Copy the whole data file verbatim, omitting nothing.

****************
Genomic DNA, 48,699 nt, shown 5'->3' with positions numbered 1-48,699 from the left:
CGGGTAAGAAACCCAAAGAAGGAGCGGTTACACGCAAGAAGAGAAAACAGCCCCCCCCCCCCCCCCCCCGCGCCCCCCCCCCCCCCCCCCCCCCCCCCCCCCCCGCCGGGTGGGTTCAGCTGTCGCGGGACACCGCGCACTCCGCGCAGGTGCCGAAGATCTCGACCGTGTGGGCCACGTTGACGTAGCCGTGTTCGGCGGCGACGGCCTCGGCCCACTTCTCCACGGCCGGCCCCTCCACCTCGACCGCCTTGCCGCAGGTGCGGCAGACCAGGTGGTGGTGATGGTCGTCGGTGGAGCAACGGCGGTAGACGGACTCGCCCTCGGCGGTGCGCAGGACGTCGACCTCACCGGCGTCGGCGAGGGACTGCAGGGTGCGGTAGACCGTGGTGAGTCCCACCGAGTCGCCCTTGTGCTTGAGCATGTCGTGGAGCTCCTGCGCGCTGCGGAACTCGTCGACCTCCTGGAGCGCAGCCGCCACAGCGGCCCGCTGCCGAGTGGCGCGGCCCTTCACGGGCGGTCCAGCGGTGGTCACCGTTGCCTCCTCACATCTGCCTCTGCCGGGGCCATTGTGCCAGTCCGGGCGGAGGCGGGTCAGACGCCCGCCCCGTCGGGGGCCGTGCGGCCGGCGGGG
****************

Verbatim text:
Genomic DNA, 48,699 nt, shown 5'->3' with positions numbered 1-48,699 from the left:
CGGGTAAGAAACCCAAAGAAGGAGCGGTTACACGCAAGAAGAGAAAACAGCCCCCCCCCCCCCCCCCCCGCGCCCCCCCCCCCCCCCCCCCCCCCCCCCCCCCCGCCGGGTGGGTTCAGCTGTCGCGGGACACCGCGCACTCCGCGCAGGTGCCGAAGATCTCGACCGTGTGGGCCACGTTGACGTAGCCGTGTTCGGCGGCGACGGCCTCGGCCCACTTCTCCACGGCCGGCCCCTCCACCTCGACCGCCTTGCCGCAGGTGCGGCAGACCAGGTGGTGGTGATGGTCGTCGGTGGAGCAACGGCGGTAGACGGACTCGCCCTCGGCGGTGCGCAGGACGTCGACCTCACCGGCGTCGGCGAGGGACTGCAGGGTGCGGTAGACCGTGGTGAGTCCCACCGAGTCGCCCTTGTGCTTGAGCATGTCGTGGAGCTCCTGCGCGCTGCGGAACTCGTCGACCTCCTGGAGCGCAGCCGCCACAGCGGCCCGCTGCCGAGTGGCGCGGCCCTTCACGGGCGGTCCAGCGGTGGTCACCGTTGCCTCCTCACATCTGCCTCTGCCGGGGCCATTGTGCCAGTCCGGGCGGAGGCGGGTCAGACGCCCGCCCCGTCGGGGGCCGTGCGGCCGGCGGGG